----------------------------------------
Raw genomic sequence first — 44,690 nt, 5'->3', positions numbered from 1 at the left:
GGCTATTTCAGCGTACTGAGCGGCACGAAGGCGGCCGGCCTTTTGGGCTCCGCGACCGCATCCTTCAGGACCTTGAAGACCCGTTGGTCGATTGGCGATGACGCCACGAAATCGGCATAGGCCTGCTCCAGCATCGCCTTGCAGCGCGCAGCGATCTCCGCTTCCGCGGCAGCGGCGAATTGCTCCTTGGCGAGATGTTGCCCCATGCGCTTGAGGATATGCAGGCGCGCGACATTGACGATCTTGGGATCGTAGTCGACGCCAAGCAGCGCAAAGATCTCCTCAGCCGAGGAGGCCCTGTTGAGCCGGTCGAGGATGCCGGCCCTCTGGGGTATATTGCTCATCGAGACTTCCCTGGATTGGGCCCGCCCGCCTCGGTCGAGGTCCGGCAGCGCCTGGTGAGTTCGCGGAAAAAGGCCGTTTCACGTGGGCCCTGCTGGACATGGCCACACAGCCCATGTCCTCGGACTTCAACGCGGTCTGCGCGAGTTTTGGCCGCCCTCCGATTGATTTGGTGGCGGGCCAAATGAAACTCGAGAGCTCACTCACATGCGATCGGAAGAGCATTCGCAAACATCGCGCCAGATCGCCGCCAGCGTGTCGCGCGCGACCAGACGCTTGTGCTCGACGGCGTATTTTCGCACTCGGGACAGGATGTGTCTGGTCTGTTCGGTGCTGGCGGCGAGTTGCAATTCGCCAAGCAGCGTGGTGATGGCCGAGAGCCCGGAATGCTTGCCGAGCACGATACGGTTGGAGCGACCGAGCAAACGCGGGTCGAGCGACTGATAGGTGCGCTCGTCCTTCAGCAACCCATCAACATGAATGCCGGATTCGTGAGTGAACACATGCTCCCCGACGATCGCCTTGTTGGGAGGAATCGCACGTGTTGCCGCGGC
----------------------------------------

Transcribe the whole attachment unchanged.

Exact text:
Raw genomic sequence first — 44,690 nt, 5'->3', positions numbered from 1 at the left:
GGCTATTTCAGCGTACTGAGCGGCACGAAGGCGGCCGGCCTTTTGGGCTCCGCGACCGCATCCTTCAGGACCTTGAAGACCCGTTGGTCGATTGGCGATGACGCCACGAAATCGGCATAGGCCTGCTCCAGCATCGCCTTGCAGCGCGCAGCGATCTCCGCTTCCGCGGCAGCGGCGAATTGCTCCTTGGCGAGATGTTGCCCCATGCGCTTGAGGATATGCAGGCGCGCGACATTGACGATCTTGGGATCGTAGTCGACGCCAAGCAGCGCAAAGATCTCCTCAGCCGAGGAGGCCCTGTTGAGCCGGTCGAGGATGCCGGCCCTCTGGGGTATATTGCTCATCGAGACTTCCCTGGATTGGGCCCGCCCGCCTCGGTCGAGGTCCGGCAGCGCCTGGTGAGTTCGCGGAAAAAGGCCGTTTCACGTGGGCCCTGCTGGACATGGCCACACAGCCCATGTCCTCGGACTTCAACGCGGTCTGCGCGAGTTTTGGCCGCCCTCCGATTGATTTGGTGGCGGGCCAAATGAAACTCGAGAGCTCACTCACATGCGATCGGAAGAGCATTCGCAAACATCGCGCCAGATCGCCGCCAGCGTGTCGCGCGCGACCAGACGCTTGTGCTCGACGGCGTATTTTCGCACTCGGGACAGGATGTGTCTGGTCTGTTCGGTGCTGGCGGCGAGTTGCAATTCGCCAAGCAGCGTGGTGATGGCCGAGAGCCCGGAATGCTTGCCGAGCACGATACGGTTGGAGCGACCGAGCAAACGCGGGTCGAGCGACTGATAGGTGCGCTCGTCCTTCAGCAACCCATCAACATGAATGCCGGATTCGTGAGTGAACACATGCTCCCCGACGATCGCCTTGTTGGGAGGAATCGCACGTGTTGCCGCGGC